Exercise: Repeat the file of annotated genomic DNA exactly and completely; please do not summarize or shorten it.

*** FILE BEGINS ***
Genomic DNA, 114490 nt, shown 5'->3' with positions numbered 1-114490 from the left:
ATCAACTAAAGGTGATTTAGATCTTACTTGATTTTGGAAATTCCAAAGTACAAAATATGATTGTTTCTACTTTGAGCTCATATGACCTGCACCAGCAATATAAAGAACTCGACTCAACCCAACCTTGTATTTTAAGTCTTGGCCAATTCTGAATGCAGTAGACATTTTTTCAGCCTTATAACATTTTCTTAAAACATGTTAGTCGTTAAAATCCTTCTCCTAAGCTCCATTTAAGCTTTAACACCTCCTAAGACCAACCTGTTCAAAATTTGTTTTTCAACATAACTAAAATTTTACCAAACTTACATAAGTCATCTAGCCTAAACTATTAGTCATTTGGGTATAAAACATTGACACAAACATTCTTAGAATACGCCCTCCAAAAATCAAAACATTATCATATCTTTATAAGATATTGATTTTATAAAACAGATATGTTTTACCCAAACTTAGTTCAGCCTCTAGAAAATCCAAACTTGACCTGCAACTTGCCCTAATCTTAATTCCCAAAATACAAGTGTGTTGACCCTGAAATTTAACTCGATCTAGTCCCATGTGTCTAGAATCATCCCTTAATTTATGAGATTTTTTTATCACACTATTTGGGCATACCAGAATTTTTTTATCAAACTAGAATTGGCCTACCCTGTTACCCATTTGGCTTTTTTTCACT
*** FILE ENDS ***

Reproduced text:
Genomic DNA, 114490 nt, shown 5'->3' with positions numbered 1-114490 from the left:
ATCAACTAAAGGTGATTTAGATCTTACTTGATTTTGGAAATTCCAAAGTACAAAATATGATTGTTTCTACTTTGAGCTCATATGACCTGCACCAGCAATATAAAGAACTCGACTCAACCCAACCTTGTATTTTAAGTCTTGGCCAATTCTGAATGCAGTAGACATTTTTTCAGCCTTATAACATTTTCTTAAAACATGTTAGTCGTTAAAATCCTTCTCCTAAGCTCCATTTAAGCTTTAACACCTCCTAAGACCAACCTGTTCAAAATTTGTTTTTCAACATAACTAAAATTTTACCAAACTTACATAAGTCATCTAGCCTAAACTATTAGTCATTTGGGTATAAAACATTGACACAAACATTCTTAGAATACGCCCTCCAAAAATCAAAACATTATCATATCTTTATAAGATATTGATTTTATAAAACAGATATGTTTTACCCAAACTTAGTTCAGCCTCTAGAAAATCCAAACTTGACCTGCAACTTGCCCTAATCTTAATTCCCAAAATACAAGTGTGTTGACCCTGAAATTTAACTCGATCTAGTCCCATGTGTCTAGAATCATCCCTTAATTTATGAGATTTTTTTATCACACTATTTGGGCATACCAGAATTTTTTTATCAAACTAGAATTGGCCTACCCTGTTACCCATTTGGCTTTTTTTCACT